Dan, as you said, this has been an enlightening, and therefore a positive, discussion.

Jeremy,
Doesn't the Moses passage cause problems for more than Christian Hedonism? What about Luke 14:25-27? Doesn't Moses here seem to love the people of Israel more than God? There must be more to it.

If the traditional intepretation of Luke 14:25-27 is right, then all Jesus is saying is that you have to love God more than anyone else.

If my reading of Exodus 32:30-32 is right, then Moses isn't loving Israel more than he loves God. He was hoping his being blotted out would count as sufficient atonement for Israel. That means he's loving them more than he loves himself. It doesn't diminish how much he loves God, though, any more than Jesus' being willing to take the sin burden of the whole world means he loved the world more than he loved God. I don't see how such a thing would follow, in either case.

That's a good answer. I obviously have accepted the idea that to love another is to make maintaining a relationship with that person top priority - an idea which is false even in every day life (eg. a parent who loves their child will at times break relationship with them for their good).

My thoughts about the matter were a little too muddied to write in my previous comment (well, at least write coherently) but they were approaching your response. I'm coming at it from a shaky attempt to understand the relationship between love and glory, and I found it difficult to switch my thoughts to the framework of your post in the little time I gave myself to comment.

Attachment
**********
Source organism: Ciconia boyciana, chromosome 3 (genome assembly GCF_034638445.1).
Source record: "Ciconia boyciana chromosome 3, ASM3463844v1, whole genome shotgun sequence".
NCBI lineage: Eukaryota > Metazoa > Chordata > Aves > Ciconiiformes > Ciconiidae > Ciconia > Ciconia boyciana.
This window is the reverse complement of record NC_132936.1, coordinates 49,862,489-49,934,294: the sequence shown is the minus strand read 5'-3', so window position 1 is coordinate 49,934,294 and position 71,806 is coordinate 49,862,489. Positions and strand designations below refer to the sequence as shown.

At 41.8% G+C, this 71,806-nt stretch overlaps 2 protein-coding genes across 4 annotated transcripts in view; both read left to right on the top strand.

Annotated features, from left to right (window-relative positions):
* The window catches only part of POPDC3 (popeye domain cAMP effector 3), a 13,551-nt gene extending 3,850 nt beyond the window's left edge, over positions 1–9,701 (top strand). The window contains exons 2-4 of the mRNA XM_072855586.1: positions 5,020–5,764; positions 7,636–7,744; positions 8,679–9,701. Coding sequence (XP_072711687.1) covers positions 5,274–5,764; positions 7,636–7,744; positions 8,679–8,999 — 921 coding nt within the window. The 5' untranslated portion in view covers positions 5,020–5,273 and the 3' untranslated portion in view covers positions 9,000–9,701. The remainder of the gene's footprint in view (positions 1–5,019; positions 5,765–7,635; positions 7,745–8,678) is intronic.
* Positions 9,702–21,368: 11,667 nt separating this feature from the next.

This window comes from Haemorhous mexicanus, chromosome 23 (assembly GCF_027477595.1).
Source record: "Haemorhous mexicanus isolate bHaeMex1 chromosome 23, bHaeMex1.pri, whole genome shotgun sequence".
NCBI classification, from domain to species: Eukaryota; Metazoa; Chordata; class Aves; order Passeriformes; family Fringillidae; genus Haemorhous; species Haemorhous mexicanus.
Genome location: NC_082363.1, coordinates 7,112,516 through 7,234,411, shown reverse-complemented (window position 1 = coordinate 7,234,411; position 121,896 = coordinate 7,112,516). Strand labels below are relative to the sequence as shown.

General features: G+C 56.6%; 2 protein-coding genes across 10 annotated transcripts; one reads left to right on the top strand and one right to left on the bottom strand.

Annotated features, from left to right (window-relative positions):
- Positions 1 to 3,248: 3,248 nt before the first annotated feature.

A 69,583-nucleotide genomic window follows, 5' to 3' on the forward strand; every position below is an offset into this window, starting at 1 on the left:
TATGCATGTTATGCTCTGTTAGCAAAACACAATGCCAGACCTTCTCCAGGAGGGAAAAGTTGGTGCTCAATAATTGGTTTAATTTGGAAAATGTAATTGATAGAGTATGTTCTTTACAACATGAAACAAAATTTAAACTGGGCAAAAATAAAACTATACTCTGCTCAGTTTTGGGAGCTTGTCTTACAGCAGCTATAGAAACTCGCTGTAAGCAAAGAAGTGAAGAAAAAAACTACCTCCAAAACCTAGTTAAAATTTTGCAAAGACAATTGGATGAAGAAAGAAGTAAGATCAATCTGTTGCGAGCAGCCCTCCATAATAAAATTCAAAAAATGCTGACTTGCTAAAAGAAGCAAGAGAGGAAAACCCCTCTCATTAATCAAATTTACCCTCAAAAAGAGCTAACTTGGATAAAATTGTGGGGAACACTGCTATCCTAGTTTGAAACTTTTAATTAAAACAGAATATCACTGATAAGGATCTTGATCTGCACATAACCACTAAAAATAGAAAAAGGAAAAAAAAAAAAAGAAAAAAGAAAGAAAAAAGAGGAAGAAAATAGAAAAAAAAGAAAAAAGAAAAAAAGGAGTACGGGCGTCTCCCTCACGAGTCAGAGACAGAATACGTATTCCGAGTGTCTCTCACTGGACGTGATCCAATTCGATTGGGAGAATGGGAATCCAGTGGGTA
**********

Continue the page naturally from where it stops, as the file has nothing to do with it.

Looking at it again there is still room for questions about your reading of Ex 32:30-32: Moses may well have been hoping to provide atonement for Israel, but Moses' words can be taken another way.

Moses says, "But now, please forgive their sin -- but if not, then blot me out of the book you have written".

This sounds more like a case of, "If you are going to hold this against them, then hold it against me, also - I am no more worthy than they" - an illustration of Phil 2:3-4. This would line up with his reputation as the meekest person on the face of the earth (though so would your reading).

Alternatively, Moses could not want to go on with the reputation of leading these people out in the desert only to have them destroyed. However, this wouldn't line up with his meek reputation. Perhaps just the knowledge of such a situation was too much for him as opposed to his reputation.

Your suggestion that Moses was hoping to provide atonement is attractive, but his wording doesn't seem to suggest that to me. So, my first suggestion is my preferred reading...

Just thinking it through.

He does say "perhaps I can make atonement for their sin". He then does two things. (1) He asks God to forgive their sin. (2) He says if God won't just do that, then he asks to be blotted out.

I don't see how (1) constitutes seeking to make atonement for their sin. That means (2) must be his attempt to make atonement for their sin.

Ah, context. And to think, it was even in the passage you quoted.

Yes, I'll agree with you then.